I was sitting this evening with a small group of students that are working as TAs for one of the classes I am teaching this Fall semester. On one of our many tangents, we spoke about one of our students and talked about how we had each relayed information about our interactions with this student to each other. The interaction reminded me of a paper I wrote a while back which I called “The Educative Committee.” My idea was that every student, every young person, should have a number of different people looking out for their learning and growth from a number of different perspectives. These people should be in constant communication, updating, supporting, and challenging each other to help each individual student grow.
At the time I wrote the paper, I recall feeling like something of an idealist. Yes, it was a great idea, but honestly, how could this ever happen? The simple logistics of having such a conversation are impossible, not to mention all the work that would be done to have to convince anyone that this was worthwhile. Impossible. Yet, here we were, doing just that. I quickly realized that this is what we do in our program generally. Once you are a student, you are welcomed into our community, and then each of us is looking out for your growth and development as much as possible.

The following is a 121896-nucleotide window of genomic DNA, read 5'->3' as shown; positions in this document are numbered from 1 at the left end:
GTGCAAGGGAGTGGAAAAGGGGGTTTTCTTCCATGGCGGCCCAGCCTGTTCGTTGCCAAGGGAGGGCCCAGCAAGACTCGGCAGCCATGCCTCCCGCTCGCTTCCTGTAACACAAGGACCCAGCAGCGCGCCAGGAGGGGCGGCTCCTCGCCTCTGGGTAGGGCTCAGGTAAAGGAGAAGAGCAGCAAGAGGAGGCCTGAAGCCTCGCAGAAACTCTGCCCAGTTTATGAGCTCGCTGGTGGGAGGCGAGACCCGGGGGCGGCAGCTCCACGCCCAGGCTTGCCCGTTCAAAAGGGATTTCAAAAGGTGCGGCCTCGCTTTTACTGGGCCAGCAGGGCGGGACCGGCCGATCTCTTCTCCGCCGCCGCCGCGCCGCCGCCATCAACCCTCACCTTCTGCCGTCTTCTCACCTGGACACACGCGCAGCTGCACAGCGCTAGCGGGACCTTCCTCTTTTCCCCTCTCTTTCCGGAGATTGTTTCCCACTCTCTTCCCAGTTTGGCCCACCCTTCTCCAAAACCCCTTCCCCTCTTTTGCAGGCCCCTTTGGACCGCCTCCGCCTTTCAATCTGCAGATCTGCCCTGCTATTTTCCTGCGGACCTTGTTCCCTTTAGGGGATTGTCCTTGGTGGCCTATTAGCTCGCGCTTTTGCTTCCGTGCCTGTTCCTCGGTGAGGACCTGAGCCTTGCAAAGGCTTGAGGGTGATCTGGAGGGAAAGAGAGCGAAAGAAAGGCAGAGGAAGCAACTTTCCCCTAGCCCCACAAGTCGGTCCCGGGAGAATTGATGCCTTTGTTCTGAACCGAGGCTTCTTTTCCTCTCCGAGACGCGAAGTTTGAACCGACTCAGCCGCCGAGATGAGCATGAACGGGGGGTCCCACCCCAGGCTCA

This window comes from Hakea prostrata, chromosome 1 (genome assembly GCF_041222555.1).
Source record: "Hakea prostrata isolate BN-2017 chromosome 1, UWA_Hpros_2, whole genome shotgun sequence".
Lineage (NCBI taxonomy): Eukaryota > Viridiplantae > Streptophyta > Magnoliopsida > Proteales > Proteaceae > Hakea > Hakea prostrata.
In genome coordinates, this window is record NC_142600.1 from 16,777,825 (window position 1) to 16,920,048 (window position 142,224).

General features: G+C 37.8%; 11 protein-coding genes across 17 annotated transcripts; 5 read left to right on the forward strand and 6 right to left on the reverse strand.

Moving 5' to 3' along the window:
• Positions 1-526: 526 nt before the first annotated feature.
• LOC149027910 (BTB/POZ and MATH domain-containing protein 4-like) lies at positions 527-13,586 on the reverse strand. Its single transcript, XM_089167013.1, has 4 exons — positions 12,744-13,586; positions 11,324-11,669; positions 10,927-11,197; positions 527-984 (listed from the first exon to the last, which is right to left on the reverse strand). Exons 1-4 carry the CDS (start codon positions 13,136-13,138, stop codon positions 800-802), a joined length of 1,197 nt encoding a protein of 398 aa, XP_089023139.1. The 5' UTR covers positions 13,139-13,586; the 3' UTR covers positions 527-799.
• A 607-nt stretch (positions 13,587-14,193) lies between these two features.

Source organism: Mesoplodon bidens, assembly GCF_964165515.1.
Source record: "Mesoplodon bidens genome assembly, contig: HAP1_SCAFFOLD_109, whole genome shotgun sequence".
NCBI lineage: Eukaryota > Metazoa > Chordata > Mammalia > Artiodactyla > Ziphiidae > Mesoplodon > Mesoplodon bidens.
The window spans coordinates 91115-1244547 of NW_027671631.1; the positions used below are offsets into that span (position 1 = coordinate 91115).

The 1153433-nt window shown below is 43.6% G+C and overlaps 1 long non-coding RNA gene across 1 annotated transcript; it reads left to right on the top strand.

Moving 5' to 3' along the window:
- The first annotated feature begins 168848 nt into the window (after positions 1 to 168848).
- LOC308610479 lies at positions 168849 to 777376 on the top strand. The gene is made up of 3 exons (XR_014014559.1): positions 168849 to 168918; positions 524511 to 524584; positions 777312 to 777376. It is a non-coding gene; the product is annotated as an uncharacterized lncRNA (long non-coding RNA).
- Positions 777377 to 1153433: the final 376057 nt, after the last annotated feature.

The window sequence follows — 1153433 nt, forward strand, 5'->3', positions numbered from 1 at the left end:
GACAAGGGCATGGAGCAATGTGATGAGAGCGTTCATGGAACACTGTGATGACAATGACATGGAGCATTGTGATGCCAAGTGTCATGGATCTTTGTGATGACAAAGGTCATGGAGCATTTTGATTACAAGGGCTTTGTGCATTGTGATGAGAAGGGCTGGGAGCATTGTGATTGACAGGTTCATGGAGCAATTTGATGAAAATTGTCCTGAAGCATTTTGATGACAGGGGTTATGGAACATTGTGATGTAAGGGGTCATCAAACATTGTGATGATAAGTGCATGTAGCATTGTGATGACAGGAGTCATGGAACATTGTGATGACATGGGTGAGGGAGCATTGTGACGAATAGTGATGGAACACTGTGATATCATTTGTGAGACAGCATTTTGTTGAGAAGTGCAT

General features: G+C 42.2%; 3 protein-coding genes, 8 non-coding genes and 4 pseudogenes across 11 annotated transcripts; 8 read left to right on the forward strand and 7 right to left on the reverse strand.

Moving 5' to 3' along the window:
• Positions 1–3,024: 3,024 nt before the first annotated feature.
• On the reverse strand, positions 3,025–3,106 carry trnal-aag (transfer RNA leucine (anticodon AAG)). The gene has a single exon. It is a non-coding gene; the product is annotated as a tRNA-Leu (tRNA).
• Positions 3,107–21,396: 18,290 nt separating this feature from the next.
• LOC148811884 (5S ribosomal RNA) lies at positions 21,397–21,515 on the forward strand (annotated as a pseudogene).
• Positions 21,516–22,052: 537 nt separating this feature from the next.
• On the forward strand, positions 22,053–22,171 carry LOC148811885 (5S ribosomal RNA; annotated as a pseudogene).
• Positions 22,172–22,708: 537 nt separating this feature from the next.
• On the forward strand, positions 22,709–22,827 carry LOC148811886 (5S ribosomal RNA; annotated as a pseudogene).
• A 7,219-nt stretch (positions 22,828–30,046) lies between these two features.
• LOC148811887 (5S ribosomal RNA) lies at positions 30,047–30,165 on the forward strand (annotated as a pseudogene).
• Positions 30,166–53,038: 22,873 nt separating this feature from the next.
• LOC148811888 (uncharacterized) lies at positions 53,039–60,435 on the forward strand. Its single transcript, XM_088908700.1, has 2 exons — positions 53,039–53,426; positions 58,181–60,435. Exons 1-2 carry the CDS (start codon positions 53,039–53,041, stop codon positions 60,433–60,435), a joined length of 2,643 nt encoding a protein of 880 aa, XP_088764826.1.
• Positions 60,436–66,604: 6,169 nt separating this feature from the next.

So, why not do this more broadly? Maybe teachers should act less as instructors and more as conveners — bringing together the people necessary to move each person forward in their own learning trajectories. Certainly, there are many adults (and youth) interested in helping in our classrooms. Why not bring them in as learning mentors? Why not start building “educative committees” (though I suppose I like the term learning committees more).
I also find this inspiring because it puts everyone in the position of being an educator. If we are in someone’s life, we are also a part of their “learning committee”, and therefore are responsible for thinking about how they might grow, or what we might teach them.
One reply on ““The Educative Committee””
I like the idea that the people in students’ lives could come into better communication with each other–beyond the occasional parent-teacher conference or visit with the principal. Uniting people around the goal of good care and education also has huge potential to build stronger communities.
It reminds me a little of this practice we had at camp where we’d take time at the end of our staff meetings to address needs or concerns we had for specific campers–just to get everyone on the same page and more eyes watching out for the kids who needed some extra attention. Unfortunately, at camp, you’re always a little pressed for time, so it was usually more of a “what problems do we need to address?” discussion. But with a little more time, we could have worked more towards “what growth do we want to encourage, and how?”.
You must log in to post a comment.